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Race for White House enters prime time

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Adrienne
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« on: September 07, 2007, 01:12:03 pm »

The race for White House enters prime time

Story Highlights
Labor Day has traditionally been kickoff for the race to the White House

Sen. Hillary Clinton leading Democrats but in tight race in Iowa

Rudy Giuliani leads Republicans, but pundits question if he will get nomination


"Law & Order" star Fred Thompson to officially enter race Thursday

Next Article in Politics »



Paul Steinhauser
CNN Deputy Political Director
    
WASHINGTON (CNN) -- It's Labor Day, the traditional kickoff of the race for the White House. In the old days, this is when campaigning actually began. But that's been history for quite some time, and in this hectic, fast-paced 2008 campaign season, it's been full speed ahead since the beginning of the year.

 

Sen. Hillary Clinton and former President Clinton campaign in Sioux City, Iowa, on Monday.

 1 of 2  But while relatively few people across the country have been paying attention to the candidates up until now, more and more Americans will begin to tune in to what's happening.

"Think of this as prime time. It's sort of been off-Broadway. Now, this is the real thing," says CNN Senior Political Correspondent Candy Crowley.

"In the past, Labor Day has been the traditional kickoff to the campaign, but the 2008 race for the White House really began the day after the 2004 presidential election," chimes in CNN Political Editor Mark Preston, adding that now "each and every campaign stop counts. Most of the candidates will be spending their time in the key early voting states of Iowa, New Hampshire and South Carolina."

And, because of that, just about all of the presidential candidates are out on the trail this long holiday weekend, reaching out to voters and hoping for headlines.

Democratic Sen. Hillary Clinton pulled out the big gun -- her husband Bill Clinton, the former president of the United States. The Clintons are teaming up Monday in Iowa and Sunday in New Hampshire for what's being billed as her fall campaign kickoff.

The former president doesn't join his wife on the campaign trail that often. He's only used for big events.

The senator from New York is also trying out some new lines. She's been touting her experience for months, but now Clinton is also emphasizing that she'll be an agent of change, and that voters don't have to choose between experience and change.

Clinton has weathered attacks by some of her Democratic rivals, who charge that she's too entrenched with the status quo in Washington, and that she's too polarizing and not a breath of fresh air that can bring change. But Clinton told New Hampshire voters Sunday that "with me you don't have to choose. I've spent my whole life fighting for change."


Clinton's been the frontrunner in the race for the Democratic presidential nomination since the get-go, and that's the way it remains. She leads just about all the national polls by double digits over her closest rival, Sen. Barack Obama, D-Illinois.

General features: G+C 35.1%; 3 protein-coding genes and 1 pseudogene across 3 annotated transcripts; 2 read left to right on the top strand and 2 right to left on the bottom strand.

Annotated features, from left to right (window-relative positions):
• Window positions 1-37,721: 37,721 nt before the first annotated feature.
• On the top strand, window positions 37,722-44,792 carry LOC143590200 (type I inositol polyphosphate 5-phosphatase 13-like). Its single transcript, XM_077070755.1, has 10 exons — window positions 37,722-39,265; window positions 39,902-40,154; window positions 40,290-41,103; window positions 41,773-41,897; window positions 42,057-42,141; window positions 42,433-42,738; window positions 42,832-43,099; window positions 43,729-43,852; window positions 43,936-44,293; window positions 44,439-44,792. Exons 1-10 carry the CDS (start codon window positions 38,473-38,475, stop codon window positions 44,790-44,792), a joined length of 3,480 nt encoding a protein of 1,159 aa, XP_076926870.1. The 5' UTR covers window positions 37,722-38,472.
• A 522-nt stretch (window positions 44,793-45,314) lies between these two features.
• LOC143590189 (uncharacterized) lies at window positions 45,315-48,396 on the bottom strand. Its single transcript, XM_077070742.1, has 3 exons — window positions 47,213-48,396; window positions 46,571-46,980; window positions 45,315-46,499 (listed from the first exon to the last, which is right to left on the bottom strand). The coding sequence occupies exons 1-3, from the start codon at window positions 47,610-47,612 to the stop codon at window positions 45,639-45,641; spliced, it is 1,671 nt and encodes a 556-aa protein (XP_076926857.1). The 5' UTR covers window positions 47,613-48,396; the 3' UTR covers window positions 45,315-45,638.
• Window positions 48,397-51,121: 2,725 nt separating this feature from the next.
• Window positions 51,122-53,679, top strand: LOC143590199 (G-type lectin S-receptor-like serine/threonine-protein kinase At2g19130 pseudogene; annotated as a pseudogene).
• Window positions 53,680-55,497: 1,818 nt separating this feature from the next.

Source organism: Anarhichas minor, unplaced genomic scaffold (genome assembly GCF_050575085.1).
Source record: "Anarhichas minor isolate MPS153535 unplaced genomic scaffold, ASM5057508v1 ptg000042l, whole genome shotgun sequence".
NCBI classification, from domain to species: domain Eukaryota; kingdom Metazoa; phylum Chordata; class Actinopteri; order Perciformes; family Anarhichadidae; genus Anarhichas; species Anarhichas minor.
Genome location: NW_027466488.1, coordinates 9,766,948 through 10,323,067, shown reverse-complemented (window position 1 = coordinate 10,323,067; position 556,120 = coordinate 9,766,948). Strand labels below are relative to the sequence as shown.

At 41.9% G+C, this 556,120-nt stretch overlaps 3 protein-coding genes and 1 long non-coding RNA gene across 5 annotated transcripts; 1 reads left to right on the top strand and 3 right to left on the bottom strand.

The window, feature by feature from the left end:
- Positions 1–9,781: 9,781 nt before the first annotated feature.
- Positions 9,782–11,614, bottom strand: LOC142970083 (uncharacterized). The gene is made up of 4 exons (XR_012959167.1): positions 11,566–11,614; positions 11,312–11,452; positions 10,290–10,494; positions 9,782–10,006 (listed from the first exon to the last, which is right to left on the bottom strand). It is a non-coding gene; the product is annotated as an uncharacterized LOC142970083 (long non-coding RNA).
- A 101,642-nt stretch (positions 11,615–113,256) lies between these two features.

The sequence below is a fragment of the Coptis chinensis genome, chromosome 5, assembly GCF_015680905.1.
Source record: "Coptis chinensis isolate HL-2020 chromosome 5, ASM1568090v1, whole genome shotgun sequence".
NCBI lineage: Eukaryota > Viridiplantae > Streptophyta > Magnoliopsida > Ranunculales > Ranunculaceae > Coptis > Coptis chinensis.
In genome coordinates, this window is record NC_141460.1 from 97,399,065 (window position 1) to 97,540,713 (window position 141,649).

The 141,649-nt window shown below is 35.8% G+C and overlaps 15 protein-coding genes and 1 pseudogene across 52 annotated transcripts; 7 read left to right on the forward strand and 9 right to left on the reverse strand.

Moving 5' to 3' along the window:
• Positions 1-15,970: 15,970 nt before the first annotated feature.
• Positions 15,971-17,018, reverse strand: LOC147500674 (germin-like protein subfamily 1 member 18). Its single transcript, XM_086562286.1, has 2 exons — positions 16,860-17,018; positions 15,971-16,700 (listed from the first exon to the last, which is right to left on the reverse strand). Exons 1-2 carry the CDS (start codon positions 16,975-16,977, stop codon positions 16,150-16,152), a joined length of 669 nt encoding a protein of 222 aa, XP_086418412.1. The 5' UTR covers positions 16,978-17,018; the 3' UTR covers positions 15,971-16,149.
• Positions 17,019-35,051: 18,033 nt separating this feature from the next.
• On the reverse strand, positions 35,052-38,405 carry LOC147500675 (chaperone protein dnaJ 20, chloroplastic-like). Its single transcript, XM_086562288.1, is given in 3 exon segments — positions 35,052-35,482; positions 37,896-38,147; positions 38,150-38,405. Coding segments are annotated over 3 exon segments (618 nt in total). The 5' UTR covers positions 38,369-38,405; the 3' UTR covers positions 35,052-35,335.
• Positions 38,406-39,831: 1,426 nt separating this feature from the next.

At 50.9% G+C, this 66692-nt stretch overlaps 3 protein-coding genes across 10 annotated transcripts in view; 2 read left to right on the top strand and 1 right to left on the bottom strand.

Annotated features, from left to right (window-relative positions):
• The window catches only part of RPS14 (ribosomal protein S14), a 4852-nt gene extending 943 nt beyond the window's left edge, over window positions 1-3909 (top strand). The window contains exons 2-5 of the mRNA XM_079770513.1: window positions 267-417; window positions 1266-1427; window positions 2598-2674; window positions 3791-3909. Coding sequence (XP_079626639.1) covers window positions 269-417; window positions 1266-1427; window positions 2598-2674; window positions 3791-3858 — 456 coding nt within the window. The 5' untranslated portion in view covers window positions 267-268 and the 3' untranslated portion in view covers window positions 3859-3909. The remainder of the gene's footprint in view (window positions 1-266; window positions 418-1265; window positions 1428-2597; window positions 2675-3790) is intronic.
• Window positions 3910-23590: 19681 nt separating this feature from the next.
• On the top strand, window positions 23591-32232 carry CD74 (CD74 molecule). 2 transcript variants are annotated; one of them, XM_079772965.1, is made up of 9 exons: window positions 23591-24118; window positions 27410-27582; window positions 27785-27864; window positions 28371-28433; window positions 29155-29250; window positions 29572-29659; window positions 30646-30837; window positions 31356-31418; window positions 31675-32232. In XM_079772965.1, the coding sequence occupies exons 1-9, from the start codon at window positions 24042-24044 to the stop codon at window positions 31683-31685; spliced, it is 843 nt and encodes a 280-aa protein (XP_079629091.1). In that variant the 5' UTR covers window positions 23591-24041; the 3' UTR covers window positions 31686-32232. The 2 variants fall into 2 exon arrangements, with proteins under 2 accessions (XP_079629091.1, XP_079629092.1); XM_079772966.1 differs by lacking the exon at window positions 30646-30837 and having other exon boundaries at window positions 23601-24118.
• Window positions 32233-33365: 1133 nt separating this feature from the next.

But in some of the crucial early primary states, it's a closer race. Clinton, Obama and former senator and 2004 Democratic vice presidential nominee John Edwards are locked in a three-way battle for the top spot in the polls in Iowa.

The Hawkeye State caucus there kicks off the delegate selection process. In New Hampshire, which holds the first primary, and South Carolina, which holds the first southern primary, Clinton remains ahead by a comfortable margin in most polls.

Of course, polls are not the end-all. Remember, four years ago at this time, Howard Dean was skyrocketing in all the national surveys. The former Vermont governor and current Democratic National Committee chairman continued to surge into the autumn and early winter before crashing and burning in Iowa and New Hampshire in January 2004.

Obama may trail Clinton in the early national and state polls, but he does lead her in another crucial barometer, campaign cash. Obama's actually out-raised the vaunted Clinton fundraising machine. Obama is also drawing large crowds out on the trail. The first term senator from Illinois is in New Hampshire today, campaigning with his family.

Edwards scored two major labor endorsements this Labor Day. Edwards interrupted a two-day swing in Iowa to appear this morning in Pittsburgh, Pennsylvania, to receive the endorsements of the United Steelworkers and the United Mine Workers of America. The two unions together represent nearly a million members.

Edwards has worked hard to be labor's best friend, and his efforts appear to be paying off. Edwards now has the endorsement of three major unions, ahead of Clinton, who has two union endorsements, and Connecticut Sen. Chris Dodd, who has one.

"Those are ground troops for Edwards to put into Iowa, some extra infusion of cash. He is hoping that, between Barack Obama, who sort of consistently runs second, and Hillary Clinton, he can find some running room," says Crowley.

Among the second-tier candidates, only Dodd has scored a major labor endorsement. Sen. Joe Biden, D-Delaware, says he's focusing almost exclusively on Iowa. That's the state where New Mexico Gov. Bill Richardson, who's rising in the state polls, has a possible shot at cracking the first tier.